It is equally important to acknowledge the times when, in both Antony and Cleopatra and The Broken Heart, the female characters identify themselves with stereotypically masculine traits. For Cleopatra, this serves to further the idea that she is indefinable, a character that resists identity of any form. Her costume exchange with Antony their first night together is often interpreted as an appropriation of masculine symbols, adopted in order to demonstrate Cleopatra’s dominant position in the relationship: “I drunk him to his bed, | Then put my tires and mantles on him, whilst | I wore his sword Philippan” (II.v.21-3). Yet Cleopatra, the actress, does not assume the masculine stance uncritically: her behaviour is parodic, “her Omphalic transformation/castration” of Antony makes a mockery of the code of sexual difference and the “masculine prestige in which Rome has such a stake”.[7] Just as she plays at being a woman, Cleopatra plays at being a man, resulting once again in her existence outside the normal system of definition.

Princess Calantha set herself apart from other women as Penthea before her, but she consistently refuses to relinquish power over herself to men. She associates her fortitude in the face of threefold death with masculinity rather than feminine virtue:

               Be such mere women, who with shrieks and outcries

Can vow a present end to all their sorrows,

Yet live to vow new pleasures, and outlive them.

(V.iii.72-4)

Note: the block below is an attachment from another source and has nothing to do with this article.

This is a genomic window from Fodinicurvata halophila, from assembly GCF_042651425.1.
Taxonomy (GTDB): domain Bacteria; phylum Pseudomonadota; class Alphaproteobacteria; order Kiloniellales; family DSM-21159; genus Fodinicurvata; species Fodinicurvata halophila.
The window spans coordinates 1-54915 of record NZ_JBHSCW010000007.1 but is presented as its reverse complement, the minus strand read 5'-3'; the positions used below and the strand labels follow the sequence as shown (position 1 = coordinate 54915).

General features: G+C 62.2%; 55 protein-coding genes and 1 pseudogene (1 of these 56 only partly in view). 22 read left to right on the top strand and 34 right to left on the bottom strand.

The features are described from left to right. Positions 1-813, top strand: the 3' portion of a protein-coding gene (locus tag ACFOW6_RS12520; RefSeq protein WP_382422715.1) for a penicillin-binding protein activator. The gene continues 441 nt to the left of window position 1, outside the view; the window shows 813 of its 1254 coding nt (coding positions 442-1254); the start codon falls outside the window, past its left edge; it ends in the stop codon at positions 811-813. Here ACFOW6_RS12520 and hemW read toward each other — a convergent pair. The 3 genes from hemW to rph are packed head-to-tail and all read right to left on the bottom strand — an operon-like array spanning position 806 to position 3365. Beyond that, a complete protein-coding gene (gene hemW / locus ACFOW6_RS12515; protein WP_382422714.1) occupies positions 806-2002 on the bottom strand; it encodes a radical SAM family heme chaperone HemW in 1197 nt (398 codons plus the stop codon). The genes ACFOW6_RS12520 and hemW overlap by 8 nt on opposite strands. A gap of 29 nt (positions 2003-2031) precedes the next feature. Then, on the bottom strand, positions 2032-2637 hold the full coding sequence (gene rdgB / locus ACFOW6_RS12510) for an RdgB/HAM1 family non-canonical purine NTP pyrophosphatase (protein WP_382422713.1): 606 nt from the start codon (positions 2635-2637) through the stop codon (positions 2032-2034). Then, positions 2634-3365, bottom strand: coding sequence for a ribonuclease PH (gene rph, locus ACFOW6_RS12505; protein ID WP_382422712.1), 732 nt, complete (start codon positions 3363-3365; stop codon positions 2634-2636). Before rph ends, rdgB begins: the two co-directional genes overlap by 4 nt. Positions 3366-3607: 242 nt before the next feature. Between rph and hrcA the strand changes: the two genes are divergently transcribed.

Throughout the play, she, unlike Penthea, has “consistently refused to relinquish power over herself”[8] either to men or women, chiding Penthea’s boldness at demanding she marry Ithocles or be the cause of his death (III.v.85-94). Calantha realises that Sparta, like Shakespeare’s Rome “cannot brooke | A feminate authority” (V.iii.11-12), and ostensibly asks her council to choose a husband for her to fulfil the national need for “princes | Of masculine and stirring composition” (V.iii.6-7). It is not just she who destroys her authority by parcelling out her kingdom to various men, but her nation’s insistence on masculine power also; male authority is privileged, and the gender norms of Spartan society cannot, as the fluid East of Shakespeare’s play can, imagine a woman as anything other than absolutely feminine, either in virtue or vice. She cannot continue as she is, masculine and feminine but neither, unmarried and married but neither, so she is destroyed. The final “Crack, crack” (V.iii.77) is therefore very fitting – a moment which destroys her, whilst simultaneously affirming her authority over herself and her life. Unlike Cleopatra, she does not thwart masculine attempts at control, but succumbs to it, unable to negotiate her identity within a misogynistic society.